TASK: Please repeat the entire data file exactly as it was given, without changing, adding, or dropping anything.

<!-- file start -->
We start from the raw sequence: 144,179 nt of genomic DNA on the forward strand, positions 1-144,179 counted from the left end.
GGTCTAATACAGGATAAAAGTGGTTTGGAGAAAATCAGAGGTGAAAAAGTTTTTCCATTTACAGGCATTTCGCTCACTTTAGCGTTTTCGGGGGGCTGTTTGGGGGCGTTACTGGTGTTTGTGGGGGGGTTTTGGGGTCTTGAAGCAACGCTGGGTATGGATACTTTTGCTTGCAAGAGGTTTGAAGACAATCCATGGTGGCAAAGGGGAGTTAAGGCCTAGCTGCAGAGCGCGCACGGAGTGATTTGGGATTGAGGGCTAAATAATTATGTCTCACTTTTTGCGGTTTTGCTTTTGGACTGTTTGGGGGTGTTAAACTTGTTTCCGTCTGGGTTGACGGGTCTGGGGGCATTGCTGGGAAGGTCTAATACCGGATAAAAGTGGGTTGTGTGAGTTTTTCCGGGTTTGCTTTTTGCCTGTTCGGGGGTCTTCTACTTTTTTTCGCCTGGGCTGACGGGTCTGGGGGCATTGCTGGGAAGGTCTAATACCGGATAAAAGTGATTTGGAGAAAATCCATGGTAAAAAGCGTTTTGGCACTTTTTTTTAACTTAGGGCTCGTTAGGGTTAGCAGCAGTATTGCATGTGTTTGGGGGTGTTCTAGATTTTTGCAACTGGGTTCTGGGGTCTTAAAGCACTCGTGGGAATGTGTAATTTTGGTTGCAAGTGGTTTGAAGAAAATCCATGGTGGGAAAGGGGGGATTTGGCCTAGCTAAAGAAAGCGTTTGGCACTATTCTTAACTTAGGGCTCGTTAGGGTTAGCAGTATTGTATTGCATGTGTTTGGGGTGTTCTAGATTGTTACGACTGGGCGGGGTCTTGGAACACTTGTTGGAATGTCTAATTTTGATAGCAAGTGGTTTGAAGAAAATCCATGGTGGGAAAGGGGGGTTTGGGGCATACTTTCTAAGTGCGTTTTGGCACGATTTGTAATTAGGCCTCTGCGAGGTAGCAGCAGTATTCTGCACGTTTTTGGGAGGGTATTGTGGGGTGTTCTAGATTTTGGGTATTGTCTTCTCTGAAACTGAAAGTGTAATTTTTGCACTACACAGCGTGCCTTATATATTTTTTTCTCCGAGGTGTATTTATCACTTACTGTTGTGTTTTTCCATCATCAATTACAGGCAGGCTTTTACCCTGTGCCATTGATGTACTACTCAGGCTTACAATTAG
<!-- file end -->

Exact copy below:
We start from the raw sequence: 144,179 nt of genomic DNA on the forward strand, positions 1-144,179 counted from the left end.
GGTCTAATACAGGATAAAAGTGGTTTGGAGAAAATCAGAGGTGAAAAAGTTTTTCCATTTACAGGCATTTCGCTCACTTTAGCGTTTTCGGGGGGCTGTTTGGGGGCGTTACTGGTGTTTGTGGGGGGGTTTTGGGGTCTTGAAGCAACGCTGGGTATGGATACTTTTGCTTGCAAGAGGTTTGAAGACAATCCATGGTGGCAAAGGGGAGTTAAGGCCTAGCTGCAGAGCGCGCACGGAGTGATTTGGGATTGAGGGCTAAATAATTATGTCTCACTTTTTGCGGTTTTGCTTTTGGACTGTTTGGGGGTGTTAAACTTGTTTCCGTCTGGGTTGACGGGTCTGGGGGCATTGCTGGGAAGGTCTAATACCGGATAAAAGTGGGTTGTGTGAGTTTTTCCGGGTTTGCTTTTTGCCTGTTCGGGGGTCTTCTACTTTTTTTCGCCTGGGCTGACGGGTCTGGGGGCATTGCTGGGAAGGTCTAATACCGGATAAAAGTGATTTGGAGAAAATCCATGGTAAAAAGCGTTTTGGCACTTTTTTTTAACTTAGGGCTCGTTAGGGTTAGCAGCAGTATTGCATGTGTTTGGGGGTGTTCTAGATTTTTGCAACTGGGTTCTGGGGTCTTAAAGCACTCGTGGGAATGTGTAATTTTGGTTGCAAGTGGTTTGAAGAAAATCCATGGTGGGAAAGGGGGGATTTGGCCTAGCTAAAGAAAGCGTTTGGCACTATTCTTAACTTAGGGCTCGTTAGGGTTAGCAGTATTGTATTGCATGTGTTTGGGGTGTTCTAGATTGTTACGACTGGGCGGGGTCTTGGAACACTTGTTGGAATGTCTAATTTTGATAGCAAGTGGTTTGAAGAAAATCCATGGTGGGAAAGGGGGGTTTGGGGCATACTTTCTAAGTGCGTTTTGGCACGATTTGTAATTAGGCCTCTGCGAGGTAGCAGCAGTATTCTGCACGTTTTTGGGAGGGTATTGTGGGGTGTTCTAGATTTTGGGTATTGTCTTCTCTGAAACTGAAAGTGTAATTTTTGCACTACACAGCGTGCCTTATATATTTTTTTCTCCGAGGTGTATTTATCACTTACTGTTGTGTTTTTCCATCATCAATTACAGGCAGGCTTTTACCCTGTGCCATTGATGTACTACTCAGGCTTACAATTAG